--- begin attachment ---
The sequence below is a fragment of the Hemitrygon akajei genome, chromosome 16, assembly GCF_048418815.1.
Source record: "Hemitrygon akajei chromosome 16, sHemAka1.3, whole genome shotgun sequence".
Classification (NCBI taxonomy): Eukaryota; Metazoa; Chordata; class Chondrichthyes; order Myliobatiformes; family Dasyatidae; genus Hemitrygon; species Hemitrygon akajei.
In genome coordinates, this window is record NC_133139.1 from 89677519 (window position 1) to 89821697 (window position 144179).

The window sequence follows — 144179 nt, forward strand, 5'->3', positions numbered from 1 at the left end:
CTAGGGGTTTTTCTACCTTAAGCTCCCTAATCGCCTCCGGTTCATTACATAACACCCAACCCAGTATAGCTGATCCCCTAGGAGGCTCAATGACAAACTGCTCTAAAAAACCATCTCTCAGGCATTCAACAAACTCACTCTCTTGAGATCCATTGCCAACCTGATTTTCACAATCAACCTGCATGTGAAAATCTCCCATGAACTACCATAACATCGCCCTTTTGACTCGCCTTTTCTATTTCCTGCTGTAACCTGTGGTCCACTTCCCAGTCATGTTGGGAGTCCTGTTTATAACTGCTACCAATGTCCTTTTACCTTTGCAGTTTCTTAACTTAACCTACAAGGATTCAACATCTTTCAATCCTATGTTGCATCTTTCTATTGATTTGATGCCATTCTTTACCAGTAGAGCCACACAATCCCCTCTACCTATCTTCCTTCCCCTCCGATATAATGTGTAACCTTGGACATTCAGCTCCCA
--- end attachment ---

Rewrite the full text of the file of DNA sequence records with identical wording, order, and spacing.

The sequence below is a fragment of the Hemitrygon akajei genome, chromosome 16, assembly GCF_048418815.1.
Source record: "Hemitrygon akajei chromosome 16, sHemAka1.3, whole genome shotgun sequence".
Classification (NCBI taxonomy): Eukaryota; Metazoa; Chordata; class Chondrichthyes; order Myliobatiformes; family Dasyatidae; genus Hemitrygon; species Hemitrygon akajei.
In genome coordinates, this window is record NC_133139.1 from 89677519 (window position 1) to 89821697 (window position 144179).

The window sequence follows — 144179 nt, forward strand, 5'->3', positions numbered from 1 at the left end:
CTAGGGGTTTTTCTACCTTAAGCTCCCTAATCGCCTCCGGTTCATTACATAACACCCAACCCAGTATAGCTGATCCCCTAGGAGGCTCAATGACAAACTGCTCTAAAAAACCATCTCTCAGGCATTCAACAAACTCACTCTCTTGAGATCCATTGCCAACCTGATTTTCACAATCAACCTGCATGTGAAAATCTCCCATGAACTACCATAACATCGCCCTTTTGACTCGCCTTTTCTATTTCCTGCTGTAACCTGTGGTCCACTTCCCAGTCATGTTGGGAGTCCTGTTTATAACTGCTACCAATGTCCTTTTACCTTTGCAGTTTCTTAACTTAACCTACAAGGATTCAACATCTTTCAATCCTATGTTGCATCTTTCTATTGATTTGATGCCATTCTTTACCAGTAGAGCCACACAATCCCCTCTACCTATCTTCCTTCCCCTCCGATATAATGTGTAACCTTGGACATTCAGCTCCCA